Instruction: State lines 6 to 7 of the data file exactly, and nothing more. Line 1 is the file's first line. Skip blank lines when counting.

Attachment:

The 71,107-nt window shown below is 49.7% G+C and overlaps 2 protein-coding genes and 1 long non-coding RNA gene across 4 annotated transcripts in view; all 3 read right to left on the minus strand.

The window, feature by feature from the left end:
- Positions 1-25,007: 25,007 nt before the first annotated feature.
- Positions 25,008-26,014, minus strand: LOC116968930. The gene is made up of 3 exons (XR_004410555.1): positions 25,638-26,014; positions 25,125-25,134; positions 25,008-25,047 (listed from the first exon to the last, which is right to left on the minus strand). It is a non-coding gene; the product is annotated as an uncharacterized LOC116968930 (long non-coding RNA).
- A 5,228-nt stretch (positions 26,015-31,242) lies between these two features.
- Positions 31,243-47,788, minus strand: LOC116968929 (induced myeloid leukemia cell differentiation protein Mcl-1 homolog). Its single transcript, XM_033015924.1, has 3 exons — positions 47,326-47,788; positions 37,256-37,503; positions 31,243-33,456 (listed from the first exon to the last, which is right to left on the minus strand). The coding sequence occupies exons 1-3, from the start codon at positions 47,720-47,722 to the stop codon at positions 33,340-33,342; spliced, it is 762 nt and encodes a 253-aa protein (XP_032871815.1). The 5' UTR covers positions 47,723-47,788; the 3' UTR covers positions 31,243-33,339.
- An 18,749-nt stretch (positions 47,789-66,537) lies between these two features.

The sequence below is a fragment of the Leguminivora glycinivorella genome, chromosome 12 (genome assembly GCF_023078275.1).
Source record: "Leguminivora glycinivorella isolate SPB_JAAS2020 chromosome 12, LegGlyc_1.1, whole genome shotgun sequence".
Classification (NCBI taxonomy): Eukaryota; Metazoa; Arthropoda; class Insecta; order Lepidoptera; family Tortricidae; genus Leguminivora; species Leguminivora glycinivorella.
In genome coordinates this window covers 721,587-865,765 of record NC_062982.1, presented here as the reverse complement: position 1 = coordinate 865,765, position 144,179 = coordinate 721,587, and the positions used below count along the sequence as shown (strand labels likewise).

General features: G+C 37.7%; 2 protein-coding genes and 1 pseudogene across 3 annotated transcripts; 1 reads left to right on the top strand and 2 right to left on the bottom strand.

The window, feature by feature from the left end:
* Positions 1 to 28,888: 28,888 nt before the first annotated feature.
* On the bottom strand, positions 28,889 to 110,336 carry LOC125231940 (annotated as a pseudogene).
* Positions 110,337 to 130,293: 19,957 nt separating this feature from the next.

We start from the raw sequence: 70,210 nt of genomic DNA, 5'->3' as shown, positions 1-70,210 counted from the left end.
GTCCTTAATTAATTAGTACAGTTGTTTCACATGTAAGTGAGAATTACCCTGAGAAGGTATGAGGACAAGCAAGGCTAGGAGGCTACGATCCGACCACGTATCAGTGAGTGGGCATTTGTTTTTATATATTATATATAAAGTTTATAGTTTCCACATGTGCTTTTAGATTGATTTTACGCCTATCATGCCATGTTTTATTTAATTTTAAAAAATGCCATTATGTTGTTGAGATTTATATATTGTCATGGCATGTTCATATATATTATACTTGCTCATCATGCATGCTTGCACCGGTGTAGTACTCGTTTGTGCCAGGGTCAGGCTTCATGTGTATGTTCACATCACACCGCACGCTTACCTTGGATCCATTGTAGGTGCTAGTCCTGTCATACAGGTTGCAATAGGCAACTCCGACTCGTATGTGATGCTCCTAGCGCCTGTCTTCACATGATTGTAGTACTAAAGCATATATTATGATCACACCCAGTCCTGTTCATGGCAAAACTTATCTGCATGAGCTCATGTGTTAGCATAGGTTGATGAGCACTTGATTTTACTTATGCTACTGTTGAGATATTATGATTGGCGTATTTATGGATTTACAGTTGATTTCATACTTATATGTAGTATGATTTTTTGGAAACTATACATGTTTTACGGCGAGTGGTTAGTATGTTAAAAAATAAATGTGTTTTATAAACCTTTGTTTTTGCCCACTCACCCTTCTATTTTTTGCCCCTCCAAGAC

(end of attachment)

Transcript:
- Positions 31,243-47,788, minus strand: LOC116968929 (induced myeloid leukemia cell differentiation protein Mcl-1 homolog). Its single transcript, XM_033015924.1, has 3 exons — positions 47,326-47,788; positions 37,256-37,503; positions 31,243-33,456 (listed from the first exon to the last, which is right to left on the minus strand). The coding sequence occupies exons 1-3, from the start codon at positions 47,720-47,722 to the stop codon at positions 33,340-33,342; spliced, it is 762 nt and encodes a 253-aa protein (XP_032871815.1). The 5' UTR covers positions 47,723-47,788; the 3' UTR covers positions 31,243-33,339.
- An 18,749-nt stretch (positions 47,789-66,537) lies between these two features.